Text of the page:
Cherry Pound Cakes
Are you in a baking frenzy ahead of the Christmas holiday? If you’re like me, you’re practically done. Admittedly, I’ve had to be a little obsessive-compulsive this year with preparations, since there was so much going on in my life this month — my dad’s 100th (yes, 100th) birthday party; a three-week-long visit from London by my five-month granddaughter and her parents; and a new addition on the house that has me dizzy with all the decisions to be made. Still, getting organized is the best way not to stress, so I’ve made this large cherry pound cake to tuck away in the freezer for one of the Christmas eve desserts, and these minis to gift to friends and neighbors. I confess, we’ve eaten a few of the minis and they are so delicious, with their tender crumb and subtle almond flavoring, that they’re going to become a regular Christmas tradition. I saw the minis last year on Annie’s blog and tucked away the idea for the future.
The original recipe is from a 2004 edition of Southern Living, and while it’s not low-calorie by any means, if you limit yourself to a small slice, you won’t burst your waist buttons. And they make such a lovely small gift that anyone would be happy to receive one. I bought these disposable tins at the grocery store and they were perfect for individual cakes.
I frosted them right in the pans, which came with a clear, plastic lid that didn’t smush the frosting, and made it easy to deliver them to neighbors.
But for a large crowd, bake the cake in a tube pan. I froze mine, frosting and all, and will remove it from the freezer hours ahead of serving it. I already tested freezing and thawing a mini cake, and that worked well, so I am confident that when we sit down to slice into this beauty on Christmas eve, it will taste as fresh as when I baked it. The holly leaves and berries (made from purchased marzipan and a squirt or two of food coloring) aren’t necessary, but they do say “Merry Christmas” in a most festive way, don’t you think? I hope you and your loved ones have a wonderful Christmas and that the Covid menace doesn’t find its way to your house.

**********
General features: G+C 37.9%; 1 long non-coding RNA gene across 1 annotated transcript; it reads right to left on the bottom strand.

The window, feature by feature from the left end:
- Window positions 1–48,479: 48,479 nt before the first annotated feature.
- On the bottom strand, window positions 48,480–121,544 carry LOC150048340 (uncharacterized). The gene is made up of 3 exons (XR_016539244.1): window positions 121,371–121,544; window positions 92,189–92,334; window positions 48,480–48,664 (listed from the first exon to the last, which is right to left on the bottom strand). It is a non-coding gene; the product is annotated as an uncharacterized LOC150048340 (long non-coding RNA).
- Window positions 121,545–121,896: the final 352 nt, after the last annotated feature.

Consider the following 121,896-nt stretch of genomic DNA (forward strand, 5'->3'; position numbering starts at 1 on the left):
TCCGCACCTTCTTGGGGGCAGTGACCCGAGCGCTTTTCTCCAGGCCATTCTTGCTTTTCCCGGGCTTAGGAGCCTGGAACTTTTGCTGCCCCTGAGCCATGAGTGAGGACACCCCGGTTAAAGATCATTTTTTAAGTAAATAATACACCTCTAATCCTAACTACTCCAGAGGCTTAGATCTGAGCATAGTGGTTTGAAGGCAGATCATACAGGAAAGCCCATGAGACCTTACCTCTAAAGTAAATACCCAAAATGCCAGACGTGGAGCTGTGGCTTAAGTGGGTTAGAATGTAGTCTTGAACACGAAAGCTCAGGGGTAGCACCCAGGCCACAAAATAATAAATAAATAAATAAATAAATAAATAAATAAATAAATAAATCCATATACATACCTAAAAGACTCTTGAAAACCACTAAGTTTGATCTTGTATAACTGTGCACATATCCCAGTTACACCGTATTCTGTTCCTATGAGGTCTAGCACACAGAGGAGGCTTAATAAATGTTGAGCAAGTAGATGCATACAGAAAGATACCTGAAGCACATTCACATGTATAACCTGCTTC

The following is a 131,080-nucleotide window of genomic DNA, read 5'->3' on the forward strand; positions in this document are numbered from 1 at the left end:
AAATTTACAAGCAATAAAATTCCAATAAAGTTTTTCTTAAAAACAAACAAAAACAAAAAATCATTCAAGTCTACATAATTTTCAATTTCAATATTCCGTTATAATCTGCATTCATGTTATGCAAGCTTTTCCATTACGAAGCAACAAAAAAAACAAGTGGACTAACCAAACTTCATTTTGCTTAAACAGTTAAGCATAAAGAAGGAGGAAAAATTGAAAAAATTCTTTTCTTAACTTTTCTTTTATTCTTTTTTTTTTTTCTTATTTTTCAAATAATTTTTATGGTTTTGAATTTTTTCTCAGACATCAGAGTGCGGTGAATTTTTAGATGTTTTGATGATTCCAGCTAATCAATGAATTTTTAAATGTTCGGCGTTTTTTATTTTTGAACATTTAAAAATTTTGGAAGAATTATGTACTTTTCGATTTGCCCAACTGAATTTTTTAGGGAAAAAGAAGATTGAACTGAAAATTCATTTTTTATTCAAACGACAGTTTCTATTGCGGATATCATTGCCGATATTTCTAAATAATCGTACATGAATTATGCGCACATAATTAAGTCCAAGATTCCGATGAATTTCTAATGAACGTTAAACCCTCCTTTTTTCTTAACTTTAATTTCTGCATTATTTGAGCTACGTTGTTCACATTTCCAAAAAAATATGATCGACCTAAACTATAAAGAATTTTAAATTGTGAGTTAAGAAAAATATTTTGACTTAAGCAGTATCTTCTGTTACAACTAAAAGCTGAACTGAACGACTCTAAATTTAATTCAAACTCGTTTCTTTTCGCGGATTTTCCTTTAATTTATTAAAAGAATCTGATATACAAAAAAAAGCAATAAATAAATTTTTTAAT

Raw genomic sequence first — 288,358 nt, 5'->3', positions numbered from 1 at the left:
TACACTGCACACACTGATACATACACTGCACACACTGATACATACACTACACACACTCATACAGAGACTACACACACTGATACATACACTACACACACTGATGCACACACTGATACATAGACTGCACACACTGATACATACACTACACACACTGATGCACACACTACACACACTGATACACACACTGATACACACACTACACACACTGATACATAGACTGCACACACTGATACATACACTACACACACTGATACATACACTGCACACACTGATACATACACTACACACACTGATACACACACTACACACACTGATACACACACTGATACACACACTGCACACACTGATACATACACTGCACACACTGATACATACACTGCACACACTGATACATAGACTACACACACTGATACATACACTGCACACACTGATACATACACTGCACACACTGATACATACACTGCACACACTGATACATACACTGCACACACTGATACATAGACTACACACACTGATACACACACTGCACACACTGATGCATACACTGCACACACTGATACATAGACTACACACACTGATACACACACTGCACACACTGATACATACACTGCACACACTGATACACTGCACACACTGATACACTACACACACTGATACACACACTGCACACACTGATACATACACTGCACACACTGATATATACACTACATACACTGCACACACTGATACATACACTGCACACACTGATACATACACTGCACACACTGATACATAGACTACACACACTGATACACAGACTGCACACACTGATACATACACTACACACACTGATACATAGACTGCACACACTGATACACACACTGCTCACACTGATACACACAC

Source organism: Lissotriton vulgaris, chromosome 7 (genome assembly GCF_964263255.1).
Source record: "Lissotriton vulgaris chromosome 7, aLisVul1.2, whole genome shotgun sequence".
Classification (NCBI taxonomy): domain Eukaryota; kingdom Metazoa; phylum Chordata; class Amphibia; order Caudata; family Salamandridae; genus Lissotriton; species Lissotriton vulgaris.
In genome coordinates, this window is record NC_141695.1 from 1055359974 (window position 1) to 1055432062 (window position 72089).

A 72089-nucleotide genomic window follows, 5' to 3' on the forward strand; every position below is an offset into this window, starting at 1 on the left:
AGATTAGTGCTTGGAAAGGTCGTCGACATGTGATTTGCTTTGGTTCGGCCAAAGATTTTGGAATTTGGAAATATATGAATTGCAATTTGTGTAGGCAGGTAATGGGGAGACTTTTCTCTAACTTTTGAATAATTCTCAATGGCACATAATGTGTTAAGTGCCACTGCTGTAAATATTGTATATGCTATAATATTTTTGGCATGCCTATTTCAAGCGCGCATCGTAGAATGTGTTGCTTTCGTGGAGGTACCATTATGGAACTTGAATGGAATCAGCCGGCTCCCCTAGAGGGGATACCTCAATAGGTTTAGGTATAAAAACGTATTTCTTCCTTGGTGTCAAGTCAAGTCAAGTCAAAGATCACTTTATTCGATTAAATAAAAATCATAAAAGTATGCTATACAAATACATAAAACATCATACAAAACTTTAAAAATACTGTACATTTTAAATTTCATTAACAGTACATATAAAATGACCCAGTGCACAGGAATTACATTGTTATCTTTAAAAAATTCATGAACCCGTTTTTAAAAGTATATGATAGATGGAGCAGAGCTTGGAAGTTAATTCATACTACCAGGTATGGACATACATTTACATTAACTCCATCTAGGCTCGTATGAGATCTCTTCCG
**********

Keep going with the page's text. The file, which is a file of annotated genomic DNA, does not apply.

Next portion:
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- 1 10-ounce jar maraschino cherries (or use a 16 ounce jar for more cherries)
- ¾ cup butter
- ¾ cup shortening
- 3 cups sugar
- FOR THE CAKE:
- 6 large eggs
- 3¼ cups all-purpose flour
- ⅛ teaspoon salt
- 1 cup milk
- 1 teaspoon almond extract
- 1 teaspoon vanilla extract
- FOR THE CHERRY GLAZE:
- ¼ cup butter, softened
- 1 ( 3-ounce ) package cream cheese, softened
- 2 cups powdered sugar
- 3 tablespoons milk
- 1 teaspoons vanilla extract
- ¼ cup cherries
- FOR THE DECORATION:
- 1 tube marzipan
- food coloring
- Drain jar of cherries, discarding juice.
- Chop cherries, and set aside.
- Beat butter and shortening at medium speed with an electric mixer until creamy.
- Gradually add sugar, beating 1 minute.
- Add eggs, 1 at a time, beating just until yellow disappears.
- Combine flour and salt; gradually add to butter mixture alternately with milk, beginning and ending with flour mixture.
- Beat at low speed just until blended.
- Stir in flavorings and ½ cup chopped cherries.
- Spoon batter into 7 greased and floured 5¾'' x 3" mini loaf pans. (I used PAM and it worked just fine.)
- If using one large tube pan, grease and flour that.
- Bake at 300 degrees for 55 minutes (both the minis and the large cake need this time) or until a wooden pick inserted in center comes out almost clean.
- Cool in pans on wire racks 10 minutes.
- Remove cakes from pans, and place on wire racks set over wax paper.
- To make the glaze:
- Beat butter and cream cheese at medium speed until creamy.
- Gradually add powdered sugar and milk; beat until smooth.
- Stir in vanilla and cherries.
- Drizzle Cherry Glaze over slightly warm cakes.
- Decorate with marzipan leaves and berries, if desired
- Refrigerate cakes to let glaze harden before wrapping.
- TO MAKE MARZIPAN LEAVES:
- Place a few tablespoons of marzipan in a small bowl and mix in some food coloring.
- Blend with a spoon until the color is uniform.
- Shape into leaves by hand, or with a small cookie cutter.
- Make berries by rolling little balls in your hand.
This looks like a beautiful cake, Linda! I love Southern Living dessert recipes. I made cakes for all my local friends this year using a cute 6 cup Nordic Ware gingerbread man shaped pan, but I am going to pin this recipe to try next year for something different.
Happy 100th birthday to your father and enjoy all your sweet company! Have a very merry Christmas and Happy New Year!
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